Q - 12/96, p.1514 Stars (out of 5)
- "...This two-for-one CD reissue of Rusty's NIGHT TRAIN NOW! (1969) and SOUL LIBERATION (1970) is easy-going but sweaty....finds a groove and wrings the soul out of it....Entirely sincere, fatback funk..."
Personnel includes: Rusty Bryant, Jimmy Carter, Ivan "Boogaloo Joe" Jones, Eddie Mathias, Bernard Purdie, Virgil Jones, Charles Earland, Melvin Sparks, Idris Muhammad.
Recorded in October 1969 and June 1970.
Personnel: Rusty Bryant (alto saxophone, tenor saxophone); Boogaloo Joe Jones, Melvin Sparks (guitar); Virgil Jones (trumpet); Jimmy Carter , Charles Earland (organ); Idris Muhammad, Bernard "Pretty" Purdie (drums).
Audio Remasterer: Joe Tarantino.
Liner Note Author: Tom Curry.
Recording information: Engelwood Cliffs, NJ (10/06/1969/06/15/1970).
Photographer: Al Johnson .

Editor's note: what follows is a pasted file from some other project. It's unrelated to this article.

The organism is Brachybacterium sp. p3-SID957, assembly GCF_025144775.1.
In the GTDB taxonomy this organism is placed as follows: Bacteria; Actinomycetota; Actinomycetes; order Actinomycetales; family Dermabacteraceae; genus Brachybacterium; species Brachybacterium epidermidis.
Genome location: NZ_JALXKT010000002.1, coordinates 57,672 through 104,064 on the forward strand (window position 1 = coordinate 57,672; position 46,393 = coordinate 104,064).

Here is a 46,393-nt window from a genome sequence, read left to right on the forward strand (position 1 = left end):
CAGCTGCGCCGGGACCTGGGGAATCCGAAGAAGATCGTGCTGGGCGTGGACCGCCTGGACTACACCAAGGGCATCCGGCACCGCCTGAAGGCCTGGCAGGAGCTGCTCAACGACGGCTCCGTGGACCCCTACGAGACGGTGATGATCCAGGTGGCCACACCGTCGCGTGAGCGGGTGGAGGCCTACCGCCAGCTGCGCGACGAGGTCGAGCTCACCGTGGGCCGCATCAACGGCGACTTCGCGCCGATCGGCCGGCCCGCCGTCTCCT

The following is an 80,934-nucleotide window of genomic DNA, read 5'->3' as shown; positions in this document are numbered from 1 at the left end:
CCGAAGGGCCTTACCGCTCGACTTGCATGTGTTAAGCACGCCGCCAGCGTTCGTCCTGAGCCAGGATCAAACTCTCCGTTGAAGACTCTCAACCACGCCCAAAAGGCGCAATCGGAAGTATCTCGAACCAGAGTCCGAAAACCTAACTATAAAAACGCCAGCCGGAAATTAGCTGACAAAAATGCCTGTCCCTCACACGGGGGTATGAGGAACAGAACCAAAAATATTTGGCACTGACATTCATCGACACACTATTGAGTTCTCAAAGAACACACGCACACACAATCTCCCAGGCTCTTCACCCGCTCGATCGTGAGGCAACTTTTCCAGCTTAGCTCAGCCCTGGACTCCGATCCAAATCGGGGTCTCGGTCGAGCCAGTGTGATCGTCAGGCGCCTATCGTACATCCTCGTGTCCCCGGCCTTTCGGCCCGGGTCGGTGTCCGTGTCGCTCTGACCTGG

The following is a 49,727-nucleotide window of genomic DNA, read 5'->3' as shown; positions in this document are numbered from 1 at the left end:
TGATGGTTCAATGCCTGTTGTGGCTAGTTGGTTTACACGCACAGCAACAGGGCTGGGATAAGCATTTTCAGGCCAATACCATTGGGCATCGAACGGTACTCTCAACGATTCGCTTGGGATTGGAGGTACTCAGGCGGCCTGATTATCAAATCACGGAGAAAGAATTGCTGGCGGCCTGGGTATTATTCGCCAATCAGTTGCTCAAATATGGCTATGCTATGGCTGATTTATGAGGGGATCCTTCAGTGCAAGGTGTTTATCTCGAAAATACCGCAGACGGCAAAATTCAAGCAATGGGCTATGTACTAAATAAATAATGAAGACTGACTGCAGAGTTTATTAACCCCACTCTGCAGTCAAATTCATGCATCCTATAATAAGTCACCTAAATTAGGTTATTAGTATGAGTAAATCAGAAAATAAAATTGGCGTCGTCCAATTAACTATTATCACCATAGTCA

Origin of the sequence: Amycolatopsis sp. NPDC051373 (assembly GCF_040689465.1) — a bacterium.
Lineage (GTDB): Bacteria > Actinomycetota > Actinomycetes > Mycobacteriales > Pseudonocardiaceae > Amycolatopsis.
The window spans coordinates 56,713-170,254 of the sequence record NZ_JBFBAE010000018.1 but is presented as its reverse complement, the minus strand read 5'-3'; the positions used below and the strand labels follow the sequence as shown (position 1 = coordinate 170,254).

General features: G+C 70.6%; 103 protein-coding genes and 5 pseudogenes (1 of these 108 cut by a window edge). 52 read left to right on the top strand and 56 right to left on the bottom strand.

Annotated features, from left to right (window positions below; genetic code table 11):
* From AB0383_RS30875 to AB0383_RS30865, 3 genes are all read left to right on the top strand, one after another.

Rusty Bryant's sturdy tenor is right at home in the soul-jazz settings of this compilation of the saxophonist's Night Train Now! and Soul Liberation LPs. Bryant moans, barks, and shouts with assurance and passion throughout the endless boogaloo of funk and jazz grooves. There are no surprises here, just reliable funky jazz (with some blues and ballads for good measure) from plain-speaking players who say what they mean with skill and conviction. Both sessions are organ combo dates, with the leader joined by such soul-jazz elite as drummers Bernard Purdie and Idris Muhammad, guitarists "Boogaloo" Joe Jones and Melvin Sparks, and organists Jimmy Carter and Charles Earland. Released in 1969, Night Train Now! is the more roughshod of the two sets. It drives off Jones and Bryant's exuberant riffing and Purdie and Carter's insistent, pounding, in-the-pocket rhythm work. Relief from the merciless grooves comes in the form of the fine ballad "With These Hands." For the three tracks that feature Bryant on Varitone, the saxophonist humanizes the instrument, getting a warm, spicy tone that often eludes others who attempt this electric saxophone. The writing on 1970's Soul Liberation is a noticeable refinement over the earlier set, providing meatier structures for what is really the better of the two bands on this compilation. Essentially, Soul Liberation reconvenes the players from Earland's classic 1969 release Black Talk!, with Bryant taking over the tenor spot from Black Talk!'s Houston Person. Earland does a superb job of building tension and driving dynamics into the mix. Teamed with Muhammad, he unleashes an irresistible juggernaut of jackhammering syncopation. Sparks, always a welcome presence, contributes his earthy yet sophisticated rhythm and bop. ~ Jim Todd